We have mentioned that the bamboo fire lance was the ancestor of cannon. In Europe, this technology met that of the iron forge and the bell foundry, so that metal cannon soon replaced those of bamboo, leather, wood or stone--any cavity can serve as an impromptu cannon. The first metal cannon were made from iron bars welded together side by side in the form of a cylinder strengthened by iron hoops, (suggesting the term barrel), and the first cannonballs were often of stone, weighing up to 450 lb or more. Many smaller cannon shot arrows, or quarrels. Some cannon were made in two parts, barrel and chamber, separately loaded and wedged or screwed together for firing. Sometimes the breech of the gun was an open box, and the chamber wedged into it. This was an attempt to achieve greater rates of fire using preloaded chambers. Early cannon could only fire a few times per day. Great numbers of unrecorded or famous gunners (such as Charles the Bold) met their ends from burst guns, or in making gunpowder, until relatively safe procedures were developed. James II of Scotland was killed by a burst cannon at the siege of Roxburgh in 1460. This may be a good reason why the Chinese were satisfied with only noise and flame. In some historical accounts, early cannon called bombards were confused with catapults of that name, also used as siege engines, so that some impossibly large early cannon are recorded. From the cannon of various sizes, the field cannon on wheels, the musket, and the pistol were developed, each with its own style of mobility and scope of use.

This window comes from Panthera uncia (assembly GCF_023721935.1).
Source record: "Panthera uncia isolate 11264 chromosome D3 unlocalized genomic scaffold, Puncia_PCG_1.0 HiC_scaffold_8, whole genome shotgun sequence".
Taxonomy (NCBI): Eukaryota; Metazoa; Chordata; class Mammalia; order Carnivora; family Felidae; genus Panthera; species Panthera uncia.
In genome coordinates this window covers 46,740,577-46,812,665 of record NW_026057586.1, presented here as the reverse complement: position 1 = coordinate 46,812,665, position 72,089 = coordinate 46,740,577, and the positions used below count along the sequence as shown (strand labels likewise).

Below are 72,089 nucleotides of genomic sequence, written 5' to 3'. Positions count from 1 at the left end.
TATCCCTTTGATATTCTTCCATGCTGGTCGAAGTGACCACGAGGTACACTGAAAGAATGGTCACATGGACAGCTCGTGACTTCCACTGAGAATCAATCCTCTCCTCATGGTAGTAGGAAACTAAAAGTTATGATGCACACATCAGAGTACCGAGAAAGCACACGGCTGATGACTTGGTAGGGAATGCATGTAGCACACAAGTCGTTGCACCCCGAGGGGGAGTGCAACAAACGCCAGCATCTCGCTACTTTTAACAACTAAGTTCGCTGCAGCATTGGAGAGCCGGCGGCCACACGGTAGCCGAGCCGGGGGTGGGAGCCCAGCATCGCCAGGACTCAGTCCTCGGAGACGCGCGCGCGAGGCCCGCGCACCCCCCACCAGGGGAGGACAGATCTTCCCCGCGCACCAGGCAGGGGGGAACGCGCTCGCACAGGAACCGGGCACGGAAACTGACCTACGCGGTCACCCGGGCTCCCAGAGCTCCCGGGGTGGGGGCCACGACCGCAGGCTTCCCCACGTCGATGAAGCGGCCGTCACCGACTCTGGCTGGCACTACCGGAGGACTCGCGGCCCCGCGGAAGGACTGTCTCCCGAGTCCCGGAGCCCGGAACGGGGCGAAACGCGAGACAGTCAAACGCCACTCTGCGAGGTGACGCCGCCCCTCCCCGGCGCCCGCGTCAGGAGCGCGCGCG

The best cannon were cast in bronze, and were bored so that the stone, iron or lead cannonballs fit closely, without packing. Earlier cannon had to use straw or cloth, or a wooden plug, to achieve a good fit. Forged iron cannonballs with lead covering were used. Only the smaller cannon used lead balls; in at least one case, they were square! Gun metal was 9 parts copper to one part tin, a different alloy than that used for bells. The guns were provided with trunnions so that they could be accurately elevated when mounted in sturdy wooden carriages, or at least with rings for attaching ropes for lifting or restraint. These cast guns had a much better range than the earlier crude cannon, but were normally used at only slight elevation--point blank, it was called. Cast iron was a much cheaper material than bronze, and when it became available, it was used not only for cannonballs, where it completely superseded stone by the end of the 16th century, but also for the cannon themselves. This was a very early use of cast iron. If the casting was not very skilfully done, and the iron not free of phosphorus, cast-iron cannon tended to burst rather easily. The French did not trust them, but the English made good ones. Generally, the toughness of bronze or brass meant that a cannon cast of these materials would rupture or split if it failed. A cast-iron cannon, on the other hand, would shatter, filling the surroundings with shards. The gunmetal alloy can be described either as bronze or brass, since the alloys varied greatly. One should also note that the cannonballs could be either stone or metal.